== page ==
Lanolin has a rich history and is associated with much mystery and misinformation. Actually, there is nothing mysterious about lanolin and it is a substance secreted by the skin of sheep onto its hair or wool. Lanolin has been and is still frequently refereed to as wool grease or wool oil particularly in the sheep industry. Lanolin is essentially a byproduct of the wool industry and extracted from processing wool that has been shorn from sheep.
Lanolin dates back to ancient Greece (no pun intended), its beneficial properties noted by none other than Discorides the famous Greek physician. Through history lanolin has received notoriety for properties both good and bad much of which had little factual basis. In recent years lanolin has been studied and more understood yet myths still exist. One characteristic stands out however. Lanolin is renowned as a “wonderful emollient”. This turns out to be scientifically true.
Lanolin has been shown to be chemically and physically similar to human skin lipids. In sheep lanolin provides protection from the elements both as a moisture repellant and a moisturizer. Due to its similarity to our own oils lanolin is compatible with our skin to provide the same type of protection. As an emollient it softens and sooths skin, arguably as no other ingredient can. However, in its unrefined state lanolin is thick and greasy and while still beneficial very difficult and messy to use.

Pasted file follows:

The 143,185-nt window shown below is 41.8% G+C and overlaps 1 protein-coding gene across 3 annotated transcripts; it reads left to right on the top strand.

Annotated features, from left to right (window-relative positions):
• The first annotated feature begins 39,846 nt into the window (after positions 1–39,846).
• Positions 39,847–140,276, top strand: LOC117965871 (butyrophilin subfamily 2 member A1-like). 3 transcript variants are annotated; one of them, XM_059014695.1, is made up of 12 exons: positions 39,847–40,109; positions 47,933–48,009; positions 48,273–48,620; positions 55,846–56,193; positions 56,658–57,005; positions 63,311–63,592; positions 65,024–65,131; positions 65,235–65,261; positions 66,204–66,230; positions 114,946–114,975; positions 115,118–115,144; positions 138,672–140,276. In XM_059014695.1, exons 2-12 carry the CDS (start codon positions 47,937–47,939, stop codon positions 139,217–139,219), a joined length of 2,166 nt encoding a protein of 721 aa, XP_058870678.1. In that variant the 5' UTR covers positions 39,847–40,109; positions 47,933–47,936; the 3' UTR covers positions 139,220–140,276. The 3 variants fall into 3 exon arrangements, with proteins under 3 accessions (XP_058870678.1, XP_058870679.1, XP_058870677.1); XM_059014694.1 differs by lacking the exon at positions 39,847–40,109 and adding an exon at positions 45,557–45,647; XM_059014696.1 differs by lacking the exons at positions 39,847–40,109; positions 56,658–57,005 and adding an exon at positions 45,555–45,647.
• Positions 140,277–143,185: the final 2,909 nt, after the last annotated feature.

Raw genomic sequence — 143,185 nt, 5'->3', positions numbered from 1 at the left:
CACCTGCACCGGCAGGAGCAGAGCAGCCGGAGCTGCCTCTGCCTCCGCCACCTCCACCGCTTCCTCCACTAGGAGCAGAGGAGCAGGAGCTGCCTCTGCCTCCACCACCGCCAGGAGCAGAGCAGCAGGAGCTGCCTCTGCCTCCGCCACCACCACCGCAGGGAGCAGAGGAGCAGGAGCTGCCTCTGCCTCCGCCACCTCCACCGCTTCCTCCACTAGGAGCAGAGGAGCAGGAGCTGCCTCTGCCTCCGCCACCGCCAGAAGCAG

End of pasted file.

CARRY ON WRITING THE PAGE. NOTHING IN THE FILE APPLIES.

Merino Products use fractions of Lanolin in scientifically balanced proportions to maximize effectiveness and ease of use while retaining and enhancing the emollient properties of lanolin on humans. The use of lanolin provides protection from the leaching of our own natural skin oils through washing , pollution, air-conditioning, etc and the environmental harshness of modern living.
Though derived from wool of sheep the animal is not killed or harmed in any way to in order to secure the lanolin. Sheep are shorn (given a hair cut) annually to harvest their wool (hair) but doing so does not involve the slaughter of sheep. Once shorn sheep simply regrow the wool and are shorn again the following year. Lanolin is a byproduct of wool production in that it is removed from the wool in the refinement process. Much like bark is removed from wood to make lumber, lanolin is removed from sheep hair to make finished wool. Further, Ascal Laboratories does NO animal testing in the manufacture of its products.
One myth surrounding Lanolin is that it has a high rate of allergic reaction. No matter what substance one examines you can rest assured that applied to an entire population someone will have an allergic reaction to it. Lanolin is certainly no exception and almost certainly someone somewhere is indeed allergic to Lanolin. All recent studies however, reveal that the incidence of allergic reaction is extremely low and almost entirely restricted to mild redness and burning sensation. When washed the symptoms do not persist. Most reactions when further investigated have been shown to be caused by ingredients other than Lanolin. Ascal Laboratories by using fractions of Lanolin has succeeded in reducing any reactions even further. Truly the risk of not using Lanolin to treat dry skin and other skin conditions far outweigh the risk of using it.